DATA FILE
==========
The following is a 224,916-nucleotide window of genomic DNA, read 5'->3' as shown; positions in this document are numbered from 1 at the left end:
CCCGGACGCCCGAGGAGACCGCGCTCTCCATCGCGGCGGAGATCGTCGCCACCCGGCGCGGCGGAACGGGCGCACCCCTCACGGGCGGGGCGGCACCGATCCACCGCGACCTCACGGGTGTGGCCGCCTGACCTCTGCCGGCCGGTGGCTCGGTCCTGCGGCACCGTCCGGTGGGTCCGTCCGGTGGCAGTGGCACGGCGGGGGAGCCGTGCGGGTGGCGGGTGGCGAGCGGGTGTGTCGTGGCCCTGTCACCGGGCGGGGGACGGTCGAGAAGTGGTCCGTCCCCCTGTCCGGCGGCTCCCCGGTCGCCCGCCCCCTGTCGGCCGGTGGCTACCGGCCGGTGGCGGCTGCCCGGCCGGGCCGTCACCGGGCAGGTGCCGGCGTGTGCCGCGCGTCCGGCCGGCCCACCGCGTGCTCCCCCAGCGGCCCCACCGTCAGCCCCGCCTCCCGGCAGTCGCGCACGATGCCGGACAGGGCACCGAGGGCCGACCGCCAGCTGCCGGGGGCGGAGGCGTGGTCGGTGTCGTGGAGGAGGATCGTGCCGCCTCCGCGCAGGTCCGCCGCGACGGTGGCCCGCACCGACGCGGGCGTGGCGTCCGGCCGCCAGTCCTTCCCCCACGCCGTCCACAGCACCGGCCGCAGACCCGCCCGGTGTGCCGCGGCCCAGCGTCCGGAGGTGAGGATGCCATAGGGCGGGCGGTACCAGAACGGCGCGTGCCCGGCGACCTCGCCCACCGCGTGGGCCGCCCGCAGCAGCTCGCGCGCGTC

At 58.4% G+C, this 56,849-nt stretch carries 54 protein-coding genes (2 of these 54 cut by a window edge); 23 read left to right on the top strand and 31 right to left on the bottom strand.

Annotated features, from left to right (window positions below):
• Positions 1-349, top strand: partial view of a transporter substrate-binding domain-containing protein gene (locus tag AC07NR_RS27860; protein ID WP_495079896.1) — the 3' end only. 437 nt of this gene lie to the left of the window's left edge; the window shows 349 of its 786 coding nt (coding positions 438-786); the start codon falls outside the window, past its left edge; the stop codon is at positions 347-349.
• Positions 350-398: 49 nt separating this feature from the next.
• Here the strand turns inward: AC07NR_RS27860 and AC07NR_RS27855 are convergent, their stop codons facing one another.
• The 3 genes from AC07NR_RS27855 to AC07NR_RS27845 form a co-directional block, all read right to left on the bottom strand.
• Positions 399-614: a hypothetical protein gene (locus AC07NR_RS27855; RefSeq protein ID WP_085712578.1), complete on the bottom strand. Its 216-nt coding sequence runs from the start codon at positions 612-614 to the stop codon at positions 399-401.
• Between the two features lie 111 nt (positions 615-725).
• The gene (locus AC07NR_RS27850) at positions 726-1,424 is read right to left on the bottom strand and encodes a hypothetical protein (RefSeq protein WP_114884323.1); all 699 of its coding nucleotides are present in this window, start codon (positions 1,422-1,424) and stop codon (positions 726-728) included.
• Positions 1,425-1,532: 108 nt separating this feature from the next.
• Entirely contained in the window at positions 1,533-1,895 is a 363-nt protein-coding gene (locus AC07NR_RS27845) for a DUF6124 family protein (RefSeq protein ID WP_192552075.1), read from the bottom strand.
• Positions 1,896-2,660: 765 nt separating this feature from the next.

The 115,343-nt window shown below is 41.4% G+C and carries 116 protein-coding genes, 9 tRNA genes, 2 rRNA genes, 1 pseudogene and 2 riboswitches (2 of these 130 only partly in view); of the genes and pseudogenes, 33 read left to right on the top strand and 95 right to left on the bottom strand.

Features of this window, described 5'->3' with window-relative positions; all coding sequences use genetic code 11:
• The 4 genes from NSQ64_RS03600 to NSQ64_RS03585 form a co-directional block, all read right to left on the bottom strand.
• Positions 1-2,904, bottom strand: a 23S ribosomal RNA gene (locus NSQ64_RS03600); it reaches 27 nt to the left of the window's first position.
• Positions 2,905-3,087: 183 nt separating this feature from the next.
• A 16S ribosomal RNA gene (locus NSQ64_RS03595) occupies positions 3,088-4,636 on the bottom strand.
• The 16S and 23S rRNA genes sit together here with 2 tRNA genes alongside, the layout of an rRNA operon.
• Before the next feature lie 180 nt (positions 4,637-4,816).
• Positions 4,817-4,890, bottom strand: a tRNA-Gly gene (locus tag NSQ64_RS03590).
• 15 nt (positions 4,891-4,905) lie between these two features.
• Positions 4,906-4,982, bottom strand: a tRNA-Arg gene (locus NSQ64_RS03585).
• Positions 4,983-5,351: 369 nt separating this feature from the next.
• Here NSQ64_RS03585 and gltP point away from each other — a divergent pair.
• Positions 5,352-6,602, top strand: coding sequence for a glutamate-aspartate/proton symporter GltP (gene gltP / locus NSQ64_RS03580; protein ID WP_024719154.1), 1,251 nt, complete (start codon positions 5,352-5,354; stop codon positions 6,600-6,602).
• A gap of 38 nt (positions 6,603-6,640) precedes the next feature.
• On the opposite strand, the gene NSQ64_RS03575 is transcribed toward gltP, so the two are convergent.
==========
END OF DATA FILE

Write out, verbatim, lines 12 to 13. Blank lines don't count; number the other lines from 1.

• Positions 1,425-1,532: 108 nt separating this feature from the next.
• Entirely contained in the window at positions 1,533-1,895 is a 363-nt protein-coding gene (locus AC07NR_RS27845) for a DUF6124 family protein (RefSeq protein ID WP_192552075.1), read from the bottom strand.